Assembly members Sterley Stanley and Yvonne Lopez, both Democrats from Middlesex County, filed a bill to establish a task force to study ways to reduce plastic pollution.
Two other lawmakers, Assemblywoman Carol Murphy (D-Burlington) and Sen. Richard Codey (D-Essex), introduced a resolution earlier this year calling on the Department of Environmental Protection and the Economic Development Authority to create a plastics recycling marketplace, which is intended to build demand for recyclables by monetizing them.
Environmentalists welcomed those measures too.
“This is a multi-generational, very complicated problem that’s taken decades to create. So there’s no one silver bullet to this,” Coffey said.
Plastic roads and bridges?
Sen. Nia Gill (D-Essex) has another suggestion to reuse unwanted plastic.
She introduced a bill in January that would require the state Department of Transportation to study and report on whether construction crews could use plastic to pave New Jersey’s roads.
Gill, a sponsor of the law banning plastic bags, said she was inspired to act after reading how other states and countries have incorporated plastics into their highway infrastructure.
“We have to look at methods in order to reduce the plastic in our landfills,” Gill said. “It’s a fascinating subject — some countries even use plastic in bricks.”
Gill said she focused on roads “because that would be the largest amount of plastic that we could get rid of.”
This is a multi-generational, very complicated problem that’s taken decades to create. So there’s no one silver bullet to this.
– Jennifer Coffey of the Association of New Jersey Environmental Commissions
Paving with plastic is a controversial idea because some critics contend it could have the unintended effect of driving up demand for plastic.
“Sometimes it becomes a justification for more plastic,” said Jeff Tittel, former director of the Sierra Club’s New Jersey chapter.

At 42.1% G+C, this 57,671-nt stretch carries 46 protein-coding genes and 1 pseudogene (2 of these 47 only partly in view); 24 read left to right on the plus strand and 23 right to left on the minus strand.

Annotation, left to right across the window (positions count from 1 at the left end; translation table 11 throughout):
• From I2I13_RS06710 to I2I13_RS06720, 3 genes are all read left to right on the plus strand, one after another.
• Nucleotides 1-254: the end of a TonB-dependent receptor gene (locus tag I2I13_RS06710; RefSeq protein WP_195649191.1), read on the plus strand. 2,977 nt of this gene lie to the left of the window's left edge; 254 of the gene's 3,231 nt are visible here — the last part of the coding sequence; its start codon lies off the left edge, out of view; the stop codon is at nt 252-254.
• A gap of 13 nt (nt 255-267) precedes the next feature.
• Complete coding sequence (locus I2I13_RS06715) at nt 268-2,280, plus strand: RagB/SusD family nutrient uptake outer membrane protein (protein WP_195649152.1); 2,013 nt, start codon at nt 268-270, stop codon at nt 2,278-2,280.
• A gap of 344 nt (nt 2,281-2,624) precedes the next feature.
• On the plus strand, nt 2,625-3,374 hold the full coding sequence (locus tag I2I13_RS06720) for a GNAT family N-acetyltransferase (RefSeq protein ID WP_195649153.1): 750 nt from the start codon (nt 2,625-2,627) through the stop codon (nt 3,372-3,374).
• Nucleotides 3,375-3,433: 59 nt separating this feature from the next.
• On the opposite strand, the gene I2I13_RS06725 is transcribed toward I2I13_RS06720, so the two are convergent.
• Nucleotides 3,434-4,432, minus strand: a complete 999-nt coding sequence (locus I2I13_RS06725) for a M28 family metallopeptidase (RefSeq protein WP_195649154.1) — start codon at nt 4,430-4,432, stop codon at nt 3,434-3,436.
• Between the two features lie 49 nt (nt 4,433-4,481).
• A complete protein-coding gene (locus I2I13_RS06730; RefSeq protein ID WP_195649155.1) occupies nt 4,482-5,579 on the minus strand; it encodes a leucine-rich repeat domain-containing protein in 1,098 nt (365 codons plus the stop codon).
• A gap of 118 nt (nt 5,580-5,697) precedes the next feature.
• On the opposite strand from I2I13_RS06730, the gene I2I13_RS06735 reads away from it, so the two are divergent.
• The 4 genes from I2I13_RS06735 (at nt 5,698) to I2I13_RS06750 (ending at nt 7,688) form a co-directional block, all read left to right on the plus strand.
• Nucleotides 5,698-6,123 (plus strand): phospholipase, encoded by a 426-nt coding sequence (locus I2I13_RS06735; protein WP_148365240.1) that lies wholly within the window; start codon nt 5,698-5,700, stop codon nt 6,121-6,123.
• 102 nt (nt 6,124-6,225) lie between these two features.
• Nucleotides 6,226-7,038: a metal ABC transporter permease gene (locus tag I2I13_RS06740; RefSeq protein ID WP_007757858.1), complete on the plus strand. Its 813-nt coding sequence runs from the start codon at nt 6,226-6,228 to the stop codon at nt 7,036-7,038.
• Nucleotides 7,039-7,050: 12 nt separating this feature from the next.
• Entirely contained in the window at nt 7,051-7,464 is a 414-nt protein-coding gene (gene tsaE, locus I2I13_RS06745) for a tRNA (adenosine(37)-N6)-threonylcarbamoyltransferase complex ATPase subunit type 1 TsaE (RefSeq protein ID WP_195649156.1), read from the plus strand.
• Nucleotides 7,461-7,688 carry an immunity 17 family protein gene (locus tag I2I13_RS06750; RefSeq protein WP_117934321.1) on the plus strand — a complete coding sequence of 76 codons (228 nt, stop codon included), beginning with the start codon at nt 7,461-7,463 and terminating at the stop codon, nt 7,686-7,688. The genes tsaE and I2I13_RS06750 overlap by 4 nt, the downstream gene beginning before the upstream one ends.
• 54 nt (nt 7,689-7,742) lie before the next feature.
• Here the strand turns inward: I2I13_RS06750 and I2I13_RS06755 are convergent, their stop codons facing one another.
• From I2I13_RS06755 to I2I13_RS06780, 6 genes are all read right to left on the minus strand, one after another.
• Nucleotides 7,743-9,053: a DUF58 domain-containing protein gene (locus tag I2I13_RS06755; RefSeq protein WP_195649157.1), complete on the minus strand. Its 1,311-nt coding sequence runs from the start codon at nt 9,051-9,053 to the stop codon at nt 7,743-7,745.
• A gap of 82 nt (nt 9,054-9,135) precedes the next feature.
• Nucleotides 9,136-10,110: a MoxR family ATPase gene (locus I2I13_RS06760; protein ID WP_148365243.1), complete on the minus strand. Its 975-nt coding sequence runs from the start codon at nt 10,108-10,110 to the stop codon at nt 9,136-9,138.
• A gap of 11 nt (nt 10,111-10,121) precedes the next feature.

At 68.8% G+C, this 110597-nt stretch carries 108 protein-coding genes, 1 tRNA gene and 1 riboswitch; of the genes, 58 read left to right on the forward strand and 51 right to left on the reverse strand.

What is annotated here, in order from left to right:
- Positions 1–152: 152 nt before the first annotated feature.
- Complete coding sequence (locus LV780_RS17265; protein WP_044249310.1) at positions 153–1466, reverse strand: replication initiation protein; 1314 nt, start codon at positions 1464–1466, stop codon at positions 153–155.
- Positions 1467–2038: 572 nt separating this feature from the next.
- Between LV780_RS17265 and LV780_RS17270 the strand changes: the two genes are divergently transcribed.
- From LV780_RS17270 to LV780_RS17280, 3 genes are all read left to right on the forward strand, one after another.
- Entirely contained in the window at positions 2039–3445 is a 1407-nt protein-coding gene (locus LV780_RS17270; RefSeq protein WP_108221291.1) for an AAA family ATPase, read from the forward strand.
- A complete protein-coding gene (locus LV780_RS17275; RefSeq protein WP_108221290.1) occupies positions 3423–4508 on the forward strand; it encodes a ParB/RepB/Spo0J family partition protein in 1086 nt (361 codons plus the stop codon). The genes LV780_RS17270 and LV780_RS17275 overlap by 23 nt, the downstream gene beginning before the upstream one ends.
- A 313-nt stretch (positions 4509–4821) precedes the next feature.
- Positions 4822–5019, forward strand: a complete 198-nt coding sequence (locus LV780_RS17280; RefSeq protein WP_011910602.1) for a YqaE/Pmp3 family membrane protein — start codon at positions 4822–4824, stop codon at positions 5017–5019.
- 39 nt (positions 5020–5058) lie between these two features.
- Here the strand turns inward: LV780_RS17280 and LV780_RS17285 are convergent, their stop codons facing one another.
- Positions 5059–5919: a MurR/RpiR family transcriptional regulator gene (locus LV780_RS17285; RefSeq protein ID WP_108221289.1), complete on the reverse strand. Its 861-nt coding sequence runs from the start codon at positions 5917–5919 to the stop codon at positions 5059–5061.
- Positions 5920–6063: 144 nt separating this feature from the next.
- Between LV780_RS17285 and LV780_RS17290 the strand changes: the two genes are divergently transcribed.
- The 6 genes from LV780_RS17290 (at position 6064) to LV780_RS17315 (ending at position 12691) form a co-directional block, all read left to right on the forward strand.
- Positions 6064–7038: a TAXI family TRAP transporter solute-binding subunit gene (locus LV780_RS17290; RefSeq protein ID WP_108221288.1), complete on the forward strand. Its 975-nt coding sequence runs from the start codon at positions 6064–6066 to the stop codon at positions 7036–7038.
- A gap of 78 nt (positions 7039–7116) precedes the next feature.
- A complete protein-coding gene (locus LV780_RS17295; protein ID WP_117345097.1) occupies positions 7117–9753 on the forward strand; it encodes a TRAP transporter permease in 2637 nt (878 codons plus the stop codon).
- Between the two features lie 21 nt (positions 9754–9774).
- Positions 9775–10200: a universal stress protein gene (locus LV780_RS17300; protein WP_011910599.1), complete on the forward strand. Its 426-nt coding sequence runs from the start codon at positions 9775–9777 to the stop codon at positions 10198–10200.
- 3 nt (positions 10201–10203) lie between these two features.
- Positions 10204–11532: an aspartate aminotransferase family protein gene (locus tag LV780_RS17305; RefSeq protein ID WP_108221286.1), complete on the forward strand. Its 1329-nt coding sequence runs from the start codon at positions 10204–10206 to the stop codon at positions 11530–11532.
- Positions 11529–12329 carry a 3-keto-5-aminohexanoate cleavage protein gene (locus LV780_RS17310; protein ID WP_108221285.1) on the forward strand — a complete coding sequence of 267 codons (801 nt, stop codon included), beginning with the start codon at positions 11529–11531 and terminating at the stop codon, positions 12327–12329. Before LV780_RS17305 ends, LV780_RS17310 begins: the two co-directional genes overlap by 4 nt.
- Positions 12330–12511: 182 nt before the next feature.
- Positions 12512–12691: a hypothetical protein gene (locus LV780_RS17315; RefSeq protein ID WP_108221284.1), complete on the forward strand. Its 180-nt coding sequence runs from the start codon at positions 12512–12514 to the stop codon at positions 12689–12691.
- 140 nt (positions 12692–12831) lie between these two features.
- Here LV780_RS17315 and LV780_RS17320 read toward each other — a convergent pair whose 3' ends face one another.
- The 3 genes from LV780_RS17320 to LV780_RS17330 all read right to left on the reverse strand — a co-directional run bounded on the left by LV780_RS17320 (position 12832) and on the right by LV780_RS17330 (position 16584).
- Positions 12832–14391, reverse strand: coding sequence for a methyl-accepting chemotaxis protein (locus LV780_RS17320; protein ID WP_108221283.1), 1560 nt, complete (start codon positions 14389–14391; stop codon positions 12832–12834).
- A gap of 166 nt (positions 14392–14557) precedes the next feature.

Tom Nosker, a professor of material science and engineering at Rutgers University, doubts plastic roads would work in New Jersey. Plastic expands and contracts as temperatures change, he said.
“Basically, when the wintertime came, the roads would suddenly develop big cracks,” Nosker said. “In a place like New Jersey that can get down to below zero Fahrenheit and up to 100 degrees, this will be a disaster. It works well for places where they have a very narrow temperature range.”
Gill said her task force would examine all the many ways plastic could be used in infrastructure.
Nosker suggests bridges and railroads.
When it comes to recycling plastic, there are fewer experts busier than Nosker, who’s principal investigator of Rutgers’ Center for Advanced Materials. Over almost four decades, he has invented so many ways to reuse plastic that he has about 30 patents.
His greatest success might be structural plastic lumber that’s now used to make bridges, railway ties, docks, and picnic tables. It’s cheaper than lumber, concrete, and steel and requires less maintenance, he said. The military is a fan of Nosker’s work.
“All of the wooden bridges should be replaced with recycled plastic composite bridges, and all of the wooden railway ties should be replaced with recycled plastic railway tie composites,” Nosker said. “There are ways to use plastic that are beneficial and have no downside to it.”
This story was produced in collaboration with CivicStory and the NJ Sustainability Reporting project.